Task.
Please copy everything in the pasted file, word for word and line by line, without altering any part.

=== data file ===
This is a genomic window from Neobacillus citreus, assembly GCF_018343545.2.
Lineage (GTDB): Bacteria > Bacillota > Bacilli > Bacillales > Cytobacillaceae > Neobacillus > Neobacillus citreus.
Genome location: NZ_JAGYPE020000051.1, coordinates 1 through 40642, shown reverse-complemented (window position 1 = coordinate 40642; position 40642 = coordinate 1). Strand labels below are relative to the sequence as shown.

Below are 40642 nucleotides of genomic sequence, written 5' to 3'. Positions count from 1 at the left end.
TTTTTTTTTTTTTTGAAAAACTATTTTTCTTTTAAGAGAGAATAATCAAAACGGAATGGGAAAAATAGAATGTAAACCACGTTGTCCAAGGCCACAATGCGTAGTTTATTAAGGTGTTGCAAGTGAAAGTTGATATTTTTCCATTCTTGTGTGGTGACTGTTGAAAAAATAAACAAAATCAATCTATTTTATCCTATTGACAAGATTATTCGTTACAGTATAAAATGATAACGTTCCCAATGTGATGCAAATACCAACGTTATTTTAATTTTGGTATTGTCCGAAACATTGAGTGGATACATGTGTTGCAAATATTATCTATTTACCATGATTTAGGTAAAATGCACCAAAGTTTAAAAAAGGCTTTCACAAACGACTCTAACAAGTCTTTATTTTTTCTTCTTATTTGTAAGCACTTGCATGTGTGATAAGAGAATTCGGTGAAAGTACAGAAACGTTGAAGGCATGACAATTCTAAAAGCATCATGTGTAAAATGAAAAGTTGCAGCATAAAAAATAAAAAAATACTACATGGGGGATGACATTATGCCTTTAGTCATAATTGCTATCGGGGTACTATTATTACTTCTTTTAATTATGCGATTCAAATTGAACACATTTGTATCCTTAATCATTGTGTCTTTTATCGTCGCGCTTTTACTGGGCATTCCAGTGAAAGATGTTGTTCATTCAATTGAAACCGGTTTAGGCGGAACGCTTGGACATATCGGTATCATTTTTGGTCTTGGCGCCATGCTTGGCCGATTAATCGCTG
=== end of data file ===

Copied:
This is a genomic window from Neobacillus citreus, assembly GCF_018343545.2.
Lineage (GTDB): Bacteria > Bacillota > Bacilli > Bacillales > Cytobacillaceae > Neobacillus > Neobacillus citreus.
Genome location: NZ_JAGYPE020000051.1, coordinates 1 through 40642, shown reverse-complemented (window position 1 = coordinate 40642; position 40642 = coordinate 1). Strand labels below are relative to the sequence as shown.

Below are 40642 nucleotides of genomic sequence, written 5' to 3'. Positions count from 1 at the left end.
TTTTTTTTTTTTTTGAAAAACTATTTTTCTTTTAAGAGAGAATAATCAAAACGGAATGGGAAAAATAGAATGTAAACCACGTTGTCCAAGGCCACAATGCGTAGTTTATTAAGGTGTTGCAAGTGAAAGTTGATATTTTTCCATTCTTGTGTGGTGACTGTTGAAAAAATAAACAAAATCAATCTATTTTATCCTATTGACAAGATTATTCGTTACAGTATAAAATGATAACGTTCCCAATGTGATGCAAATACCAACGTTATTTTAATTTTGGTATTGTCCGAAACATTGAGTGGATACATGTGTTGCAAATATTATCTATTTACCATGATTTAGGTAAAATGCACCAAAGTTTAAAAAAGGCTTTCACAAACGACTCTAACAAGTCTTTATTTTTTCTTCTTATTTGTAAGCACTTGCATGTGTGATAAGAGAATTCGGTGAAAGTACAGAAACGTTGAAGGCATGACAATTCTAAAAGCATCATGTGTAAAATGAAAAGTTGCAGCATAAAAAATAAAAAAATACTACATGGGGGATGACATTATGCCTTTAGTCATAATTGCTATCGGGGTACTATTATTACTTCTTTTAATTATGCGATTCAAATTGAACACATTTGTATCCTTAATCATTGTGTCTTTTATCGTCGCGCTTTTACTGGGCATTCCAGTGAAAGATGTTGTTCATTCAATTGAAACCGGTTTAGGCGGAACGCTTGGACATATCGGTATCATTTTTGGTCTTGGCGCCATGCTTGGCCGATTAATCGCTG